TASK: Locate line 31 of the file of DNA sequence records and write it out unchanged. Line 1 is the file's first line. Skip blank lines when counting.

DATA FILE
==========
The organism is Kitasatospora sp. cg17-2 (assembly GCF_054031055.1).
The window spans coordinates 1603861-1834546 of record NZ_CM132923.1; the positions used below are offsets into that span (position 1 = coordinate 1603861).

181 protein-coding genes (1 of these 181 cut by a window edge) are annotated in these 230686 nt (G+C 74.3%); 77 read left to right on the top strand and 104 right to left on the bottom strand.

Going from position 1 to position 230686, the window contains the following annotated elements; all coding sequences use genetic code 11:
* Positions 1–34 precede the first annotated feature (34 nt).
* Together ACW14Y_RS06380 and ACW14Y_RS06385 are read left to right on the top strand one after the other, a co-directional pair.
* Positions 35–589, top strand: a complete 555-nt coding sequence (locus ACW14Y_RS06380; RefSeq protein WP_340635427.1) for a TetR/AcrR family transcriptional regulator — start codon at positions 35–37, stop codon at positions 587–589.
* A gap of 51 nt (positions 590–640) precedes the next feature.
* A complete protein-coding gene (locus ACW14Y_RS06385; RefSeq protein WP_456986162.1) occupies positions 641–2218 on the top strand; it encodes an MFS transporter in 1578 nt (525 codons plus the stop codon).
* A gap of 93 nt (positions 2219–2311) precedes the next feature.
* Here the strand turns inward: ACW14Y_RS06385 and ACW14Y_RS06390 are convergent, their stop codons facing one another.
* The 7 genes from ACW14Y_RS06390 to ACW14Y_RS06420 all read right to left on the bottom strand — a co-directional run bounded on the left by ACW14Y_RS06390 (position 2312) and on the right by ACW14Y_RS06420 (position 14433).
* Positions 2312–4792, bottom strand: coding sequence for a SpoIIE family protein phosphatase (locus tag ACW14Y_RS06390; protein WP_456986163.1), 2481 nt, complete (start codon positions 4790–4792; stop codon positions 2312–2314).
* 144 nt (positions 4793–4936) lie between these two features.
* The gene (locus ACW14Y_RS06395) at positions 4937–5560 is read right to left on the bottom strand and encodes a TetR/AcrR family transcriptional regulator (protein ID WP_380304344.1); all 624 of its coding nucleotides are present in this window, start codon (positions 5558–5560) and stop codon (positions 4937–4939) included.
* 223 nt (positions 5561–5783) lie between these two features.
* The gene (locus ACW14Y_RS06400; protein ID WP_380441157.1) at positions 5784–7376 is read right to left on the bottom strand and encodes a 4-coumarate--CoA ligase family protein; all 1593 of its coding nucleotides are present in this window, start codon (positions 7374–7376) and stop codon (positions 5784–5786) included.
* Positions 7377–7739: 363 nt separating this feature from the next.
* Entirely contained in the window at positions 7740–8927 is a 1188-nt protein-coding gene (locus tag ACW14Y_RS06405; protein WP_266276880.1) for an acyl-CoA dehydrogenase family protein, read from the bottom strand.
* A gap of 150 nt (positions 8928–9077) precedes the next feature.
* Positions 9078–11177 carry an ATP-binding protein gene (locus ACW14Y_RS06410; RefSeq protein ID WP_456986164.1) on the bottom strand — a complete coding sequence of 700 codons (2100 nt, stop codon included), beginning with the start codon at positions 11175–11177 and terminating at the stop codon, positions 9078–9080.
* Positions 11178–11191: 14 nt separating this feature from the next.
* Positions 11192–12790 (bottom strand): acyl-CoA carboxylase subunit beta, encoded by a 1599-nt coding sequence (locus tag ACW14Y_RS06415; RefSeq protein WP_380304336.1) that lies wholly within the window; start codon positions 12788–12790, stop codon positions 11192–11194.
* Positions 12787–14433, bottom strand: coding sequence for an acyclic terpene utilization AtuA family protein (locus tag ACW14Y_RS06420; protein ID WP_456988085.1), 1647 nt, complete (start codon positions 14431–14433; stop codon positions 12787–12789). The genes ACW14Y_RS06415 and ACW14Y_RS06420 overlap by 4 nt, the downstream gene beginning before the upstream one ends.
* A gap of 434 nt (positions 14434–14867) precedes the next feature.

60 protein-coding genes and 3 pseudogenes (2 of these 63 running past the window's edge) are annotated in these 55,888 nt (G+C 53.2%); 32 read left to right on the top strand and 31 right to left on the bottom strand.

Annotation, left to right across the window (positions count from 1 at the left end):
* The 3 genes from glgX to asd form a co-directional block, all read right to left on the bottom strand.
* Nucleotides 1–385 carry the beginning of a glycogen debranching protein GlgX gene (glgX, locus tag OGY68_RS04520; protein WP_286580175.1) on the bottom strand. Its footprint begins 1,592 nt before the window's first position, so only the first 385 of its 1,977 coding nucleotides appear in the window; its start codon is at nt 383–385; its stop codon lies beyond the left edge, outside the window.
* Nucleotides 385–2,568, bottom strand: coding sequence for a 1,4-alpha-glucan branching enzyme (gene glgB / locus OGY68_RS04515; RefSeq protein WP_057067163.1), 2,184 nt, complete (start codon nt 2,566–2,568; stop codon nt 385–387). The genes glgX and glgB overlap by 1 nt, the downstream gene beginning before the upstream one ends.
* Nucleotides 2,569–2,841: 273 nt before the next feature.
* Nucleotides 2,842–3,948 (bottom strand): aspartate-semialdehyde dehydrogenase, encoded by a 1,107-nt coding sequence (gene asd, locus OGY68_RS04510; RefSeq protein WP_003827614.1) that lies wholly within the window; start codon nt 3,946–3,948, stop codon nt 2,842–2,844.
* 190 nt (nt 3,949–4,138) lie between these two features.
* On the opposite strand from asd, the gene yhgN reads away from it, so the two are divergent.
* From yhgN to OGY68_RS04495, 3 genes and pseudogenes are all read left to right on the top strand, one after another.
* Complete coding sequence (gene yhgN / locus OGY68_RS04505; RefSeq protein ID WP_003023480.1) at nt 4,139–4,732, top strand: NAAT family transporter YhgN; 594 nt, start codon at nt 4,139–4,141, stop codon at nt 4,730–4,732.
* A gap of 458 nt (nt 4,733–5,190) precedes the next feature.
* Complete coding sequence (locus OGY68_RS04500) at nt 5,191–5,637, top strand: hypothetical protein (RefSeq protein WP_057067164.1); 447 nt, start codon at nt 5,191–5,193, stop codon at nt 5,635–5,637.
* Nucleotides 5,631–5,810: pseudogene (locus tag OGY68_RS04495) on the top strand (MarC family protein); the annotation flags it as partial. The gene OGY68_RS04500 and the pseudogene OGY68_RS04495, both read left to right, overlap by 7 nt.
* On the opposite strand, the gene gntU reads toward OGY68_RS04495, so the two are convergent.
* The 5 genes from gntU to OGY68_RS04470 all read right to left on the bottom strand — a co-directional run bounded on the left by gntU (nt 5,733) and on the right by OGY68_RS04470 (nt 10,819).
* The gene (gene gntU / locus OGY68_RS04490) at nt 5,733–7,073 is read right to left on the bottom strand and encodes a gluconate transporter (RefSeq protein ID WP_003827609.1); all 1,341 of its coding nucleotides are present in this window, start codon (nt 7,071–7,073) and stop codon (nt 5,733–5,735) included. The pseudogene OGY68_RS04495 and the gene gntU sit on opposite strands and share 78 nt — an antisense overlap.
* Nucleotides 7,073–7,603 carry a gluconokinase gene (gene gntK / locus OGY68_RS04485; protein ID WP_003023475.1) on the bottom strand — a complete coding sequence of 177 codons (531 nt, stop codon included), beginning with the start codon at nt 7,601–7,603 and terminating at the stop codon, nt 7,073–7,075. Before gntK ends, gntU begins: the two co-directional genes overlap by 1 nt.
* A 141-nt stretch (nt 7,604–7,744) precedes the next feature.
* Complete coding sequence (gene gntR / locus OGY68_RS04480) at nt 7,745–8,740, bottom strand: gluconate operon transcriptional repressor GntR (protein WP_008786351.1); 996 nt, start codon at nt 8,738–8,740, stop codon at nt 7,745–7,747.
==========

* Nucleotides 2,569–2,841: 273 nt before the next feature.